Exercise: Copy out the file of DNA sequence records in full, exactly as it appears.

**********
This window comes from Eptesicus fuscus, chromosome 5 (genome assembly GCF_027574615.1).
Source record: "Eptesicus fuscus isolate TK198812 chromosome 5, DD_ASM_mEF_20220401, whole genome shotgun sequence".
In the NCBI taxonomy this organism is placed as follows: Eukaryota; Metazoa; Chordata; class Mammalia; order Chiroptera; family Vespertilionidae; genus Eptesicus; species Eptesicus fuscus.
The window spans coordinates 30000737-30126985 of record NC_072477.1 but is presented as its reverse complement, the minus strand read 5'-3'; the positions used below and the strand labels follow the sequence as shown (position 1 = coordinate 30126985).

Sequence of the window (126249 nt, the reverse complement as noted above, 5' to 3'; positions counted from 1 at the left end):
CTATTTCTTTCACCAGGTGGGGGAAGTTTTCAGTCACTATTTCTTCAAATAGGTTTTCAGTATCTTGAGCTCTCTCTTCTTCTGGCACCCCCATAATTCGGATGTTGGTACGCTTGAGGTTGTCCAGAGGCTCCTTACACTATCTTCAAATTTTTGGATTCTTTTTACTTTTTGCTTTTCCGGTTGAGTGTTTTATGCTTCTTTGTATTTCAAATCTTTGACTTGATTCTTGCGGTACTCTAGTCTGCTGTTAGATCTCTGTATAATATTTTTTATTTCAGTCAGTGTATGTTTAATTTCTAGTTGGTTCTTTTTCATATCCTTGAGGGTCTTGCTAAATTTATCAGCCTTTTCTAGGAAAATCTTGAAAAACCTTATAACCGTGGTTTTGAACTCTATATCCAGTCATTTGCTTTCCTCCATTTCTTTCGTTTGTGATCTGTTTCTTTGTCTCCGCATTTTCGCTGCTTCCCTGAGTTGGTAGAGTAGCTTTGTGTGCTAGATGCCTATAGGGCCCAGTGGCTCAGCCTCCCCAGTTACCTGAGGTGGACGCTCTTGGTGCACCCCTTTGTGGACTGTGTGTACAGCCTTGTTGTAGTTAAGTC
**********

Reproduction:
This window comes from Eptesicus fuscus, chromosome 5 (genome assembly GCF_027574615.1).
Source record: "Eptesicus fuscus isolate TK198812 chromosome 5, DD_ASM_mEF_20220401, whole genome shotgun sequence".
In the NCBI taxonomy this organism is placed as follows: Eukaryota; Metazoa; Chordata; class Mammalia; order Chiroptera; family Vespertilionidae; genus Eptesicus; species Eptesicus fuscus.
The window spans coordinates 30000737-30126985 of record NC_072477.1 but is presented as its reverse complement, the minus strand read 5'-3'; the positions used below and the strand labels follow the sequence as shown (position 1 = coordinate 30126985).

Sequence of the window (126249 nt, the reverse complement as noted above, 5' to 3'; positions counted from 1 at the left end):
CTATTTCTTTCACCAGGTGGGGGAAGTTTTCAGTCACTATTTCTTCAAATAGGTTTTCAGTATCTTGAGCTCTCTCTTCTTCTGGCACCCCCATAATTCGGATGTTGGTACGCTTGAGGTTGTCCAGAGGCTCCTTACACTATCTTCAAATTTTTGGATTCTTTTTACTTTTTGCTTTTCCGGTTGAGTGTTTTATGCTTCTTTGTATTTCAAATCTTTGACTTGATTCTTGCGGTACTCTAGTCTGCTGTTAGATCTCTGTATAATATTTTTTATTTCAGTCAGTGTATGTTTAATTTCTAGTTGGTTCTTTTTCATATCCTTGAGGGTCTTGCTAAATTTATCAGCCTTTTCTAGGAAAATCTTGAAAAACCTTATAACCGTGGTTTTGAACTCTATATCCAGTCATTTGCTTTCCTCCATTTCTTTCGTTTGTGATCTGTTTCTTTGTCTCCGCATTTTCGCTGCTTCCCTGAGTTGGTAGAGTAGCTTTGTGTGCTAGATGCCTATAGGGCCCAGTGGCTCAGCCTCCCCAGTTACCTGAGGTGGACGCTCTTGGTGCACCCCTTTGTGGACTGTGTGTACAGCCTTGTTGTAGTTAAGTC